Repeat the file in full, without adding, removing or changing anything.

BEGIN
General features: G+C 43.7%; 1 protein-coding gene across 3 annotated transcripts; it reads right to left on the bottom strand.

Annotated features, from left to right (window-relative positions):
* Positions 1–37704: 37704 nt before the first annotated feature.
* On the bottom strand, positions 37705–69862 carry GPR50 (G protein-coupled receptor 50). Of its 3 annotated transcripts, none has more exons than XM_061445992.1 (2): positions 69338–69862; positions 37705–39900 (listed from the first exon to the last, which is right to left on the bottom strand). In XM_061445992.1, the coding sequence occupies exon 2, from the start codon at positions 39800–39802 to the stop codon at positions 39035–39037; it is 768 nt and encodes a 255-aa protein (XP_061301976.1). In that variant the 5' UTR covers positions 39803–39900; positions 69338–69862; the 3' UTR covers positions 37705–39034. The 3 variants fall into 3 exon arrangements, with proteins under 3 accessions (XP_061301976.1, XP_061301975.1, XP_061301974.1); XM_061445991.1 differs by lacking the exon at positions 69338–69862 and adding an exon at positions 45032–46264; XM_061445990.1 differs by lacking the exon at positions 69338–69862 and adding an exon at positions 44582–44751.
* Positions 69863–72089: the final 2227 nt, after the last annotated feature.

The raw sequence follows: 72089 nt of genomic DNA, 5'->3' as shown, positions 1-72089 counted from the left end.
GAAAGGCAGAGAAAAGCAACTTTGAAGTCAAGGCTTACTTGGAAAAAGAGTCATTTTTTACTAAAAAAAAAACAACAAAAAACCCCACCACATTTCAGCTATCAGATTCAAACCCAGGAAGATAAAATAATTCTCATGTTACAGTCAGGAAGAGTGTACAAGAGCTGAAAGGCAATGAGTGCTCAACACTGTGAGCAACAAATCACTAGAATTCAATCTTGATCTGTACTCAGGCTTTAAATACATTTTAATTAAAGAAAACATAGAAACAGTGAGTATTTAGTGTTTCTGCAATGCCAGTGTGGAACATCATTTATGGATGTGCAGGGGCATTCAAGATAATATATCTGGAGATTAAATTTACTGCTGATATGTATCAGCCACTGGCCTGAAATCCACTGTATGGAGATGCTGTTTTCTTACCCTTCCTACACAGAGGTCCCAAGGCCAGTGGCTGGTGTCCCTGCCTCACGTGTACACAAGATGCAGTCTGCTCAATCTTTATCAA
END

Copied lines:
General features: G+C 43.7%; 1 protein-coding gene across 3 annotated transcripts; it reads right to left on the bottom strand.

Annotated features, from left to right (window-relative positions):
* Positions 1–37704: 37704 nt before the first annotated feature.
* On the bottom strand, positions 37705–69862 carry GPR50 (G protein-coupled receptor 50). Of its 3 annotated transcripts, none has more exons than XM_061445992.1 (2): positions 69338–69862; positions 37705–39900 (listed from the first exon to the last, which is right to left on the bottom strand). In XM_061445992.1, the coding sequence occupies exon 2, from the start codon at positions 39800–39802 to the stop codon at positions 39035–39037; it is 768 nt and encodes a 255-aa protein (XP_061301976.1). In that variant the 5' UTR covers positions 39803–39900; positions 69338–69862; the 3' UTR covers positions 37705–39034. The 3 variants fall into 3 exon arrangements, with proteins under 3 accessions (XP_061301976.1, XP_061301975.1, XP_061301974.1); XM_061445991.1 differs by lacking the exon at positions 69338–69862 and adding an exon at positions 45032–46264; XM_061445990.1 differs by lacking the exon at positions 69338–69862 and adding an exon at positions 44582–44751.
* Positions 69863–72089: the final 2227 nt, after the last annotated feature.

The raw sequence follows: 72089 nt of genomic DNA, 5'->3' as shown, positions 1-72089 counted from the left end.
GAAAGGCAGAGAAAAGCAACTTTGAAGTCAAGGCTTACTTGGAAAAAGAGTCATTTTTTACTAAAAAAAAAACAACAAAAAACCCCACCACATTTCAGCTATCAGATTCAAACCCAGGAAGATAAAATAATTCTCATGTTACAGTCAGGAAGAGTGTACAAGAGCTGAAAGGCAATGAGTGCTCAACACTGTGAGCAACAAATCACTAGAATTCAATCTTGATCTGTACTCAGGCTTTAAATACATTTTAATTAAAGAAAACATAGAAACAGTGAGTATTTAGTGTTTCTGCAATGCCAGTGTGGAACATCATTTATGGATGTGCAGGGGCATTCAAGATAATATATCTGGAGATTAAATTTACTGCTGATATGTATCAGCCACTGGCCTGAAATCCACTGTATGGAGATGCTGTTTTCTTACCCTTCCTACACAGAGGTCCCAAGGCCAGTGGCTGGTGTCCCTGCCTCACGTGTACACAAGATGCAGTCTGCTCAATCTTTATCAA